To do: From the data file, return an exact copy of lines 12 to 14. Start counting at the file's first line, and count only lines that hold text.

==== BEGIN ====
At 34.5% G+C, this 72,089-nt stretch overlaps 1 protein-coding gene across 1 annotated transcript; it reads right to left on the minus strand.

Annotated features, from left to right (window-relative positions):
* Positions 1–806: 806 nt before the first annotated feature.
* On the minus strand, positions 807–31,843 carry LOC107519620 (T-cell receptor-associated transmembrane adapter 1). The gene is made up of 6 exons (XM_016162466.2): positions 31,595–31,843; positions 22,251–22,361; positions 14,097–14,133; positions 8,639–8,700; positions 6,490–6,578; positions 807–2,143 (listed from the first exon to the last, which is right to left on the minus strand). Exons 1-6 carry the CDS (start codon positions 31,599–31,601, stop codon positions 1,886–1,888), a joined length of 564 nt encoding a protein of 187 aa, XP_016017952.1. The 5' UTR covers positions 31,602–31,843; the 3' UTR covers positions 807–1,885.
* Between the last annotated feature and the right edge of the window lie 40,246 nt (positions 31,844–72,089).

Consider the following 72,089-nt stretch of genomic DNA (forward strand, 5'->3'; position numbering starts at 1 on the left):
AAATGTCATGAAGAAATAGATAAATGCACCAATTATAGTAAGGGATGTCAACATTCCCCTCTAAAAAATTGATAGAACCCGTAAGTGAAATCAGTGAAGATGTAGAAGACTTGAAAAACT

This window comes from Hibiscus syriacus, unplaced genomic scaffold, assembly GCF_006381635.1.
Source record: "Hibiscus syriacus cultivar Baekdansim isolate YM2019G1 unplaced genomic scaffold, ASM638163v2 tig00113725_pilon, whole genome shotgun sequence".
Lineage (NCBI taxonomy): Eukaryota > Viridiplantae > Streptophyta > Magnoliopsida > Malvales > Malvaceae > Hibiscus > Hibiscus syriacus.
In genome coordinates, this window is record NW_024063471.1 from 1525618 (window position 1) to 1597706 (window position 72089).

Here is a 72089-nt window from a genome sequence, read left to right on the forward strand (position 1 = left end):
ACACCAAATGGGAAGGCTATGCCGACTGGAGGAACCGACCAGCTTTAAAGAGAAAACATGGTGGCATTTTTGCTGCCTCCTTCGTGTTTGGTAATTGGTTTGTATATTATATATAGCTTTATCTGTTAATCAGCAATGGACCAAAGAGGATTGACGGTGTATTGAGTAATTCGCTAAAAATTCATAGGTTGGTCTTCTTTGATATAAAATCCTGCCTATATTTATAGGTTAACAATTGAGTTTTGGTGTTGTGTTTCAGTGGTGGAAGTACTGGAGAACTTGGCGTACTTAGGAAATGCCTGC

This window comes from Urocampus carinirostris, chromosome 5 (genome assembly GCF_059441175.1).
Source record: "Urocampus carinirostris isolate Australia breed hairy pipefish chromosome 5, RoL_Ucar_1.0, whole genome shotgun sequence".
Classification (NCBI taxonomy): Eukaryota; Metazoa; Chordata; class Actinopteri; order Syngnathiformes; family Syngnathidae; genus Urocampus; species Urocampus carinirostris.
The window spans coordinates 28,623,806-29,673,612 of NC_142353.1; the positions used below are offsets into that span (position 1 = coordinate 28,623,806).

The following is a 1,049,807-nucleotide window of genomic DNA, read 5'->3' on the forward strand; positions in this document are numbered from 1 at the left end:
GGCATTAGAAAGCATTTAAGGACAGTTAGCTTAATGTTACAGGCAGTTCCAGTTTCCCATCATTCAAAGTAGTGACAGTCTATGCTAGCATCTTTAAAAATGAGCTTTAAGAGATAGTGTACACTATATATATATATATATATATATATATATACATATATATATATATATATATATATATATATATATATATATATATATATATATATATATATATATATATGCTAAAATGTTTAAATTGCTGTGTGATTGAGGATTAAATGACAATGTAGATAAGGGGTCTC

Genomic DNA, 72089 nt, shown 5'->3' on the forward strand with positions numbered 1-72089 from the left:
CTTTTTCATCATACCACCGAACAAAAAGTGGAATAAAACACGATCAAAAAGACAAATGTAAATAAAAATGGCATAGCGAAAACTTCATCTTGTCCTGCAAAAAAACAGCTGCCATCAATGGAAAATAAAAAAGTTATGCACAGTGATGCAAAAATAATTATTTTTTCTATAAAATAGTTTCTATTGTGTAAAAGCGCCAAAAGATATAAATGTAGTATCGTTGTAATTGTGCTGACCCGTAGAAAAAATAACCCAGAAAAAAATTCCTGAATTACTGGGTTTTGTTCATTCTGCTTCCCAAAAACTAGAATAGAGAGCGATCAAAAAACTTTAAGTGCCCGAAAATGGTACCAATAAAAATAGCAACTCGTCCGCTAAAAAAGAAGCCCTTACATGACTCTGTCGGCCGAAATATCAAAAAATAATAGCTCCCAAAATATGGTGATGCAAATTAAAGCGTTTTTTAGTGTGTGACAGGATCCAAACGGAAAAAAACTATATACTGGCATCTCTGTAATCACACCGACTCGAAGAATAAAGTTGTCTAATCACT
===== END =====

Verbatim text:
Here is a 72089-nt window from a genome sequence, read left to right on the forward strand (position 1 = left end):
ACACCAAATGGGAAGGCTATGCCGACTGGAGGAACCGACCAGCTTTAAAGAGAAAACATGGTGGCATTTTTGCTGCCTCCTTCGTGTTTGGTAATTGGTTTGTATATTATATATAGCTTTATCTGTTAATCAGCAATGGACCAAAGAGGATTGACGGTGTATTGAGTAATTCGCTAAAAATTCATAGGTTGGTCTTCTTTGATATAAAATCCTGCCTATATTTATAGGTTAACAATTGAGTTTTGGTGTTGTGTTTCAGTGGTGGAAGTACTGGAGAACTTGGCGTACTTAGGAAATGCCTGC

This window comes from Urocampus carinirostris, chromosome 5 (genome assembly GCF_059441175.1).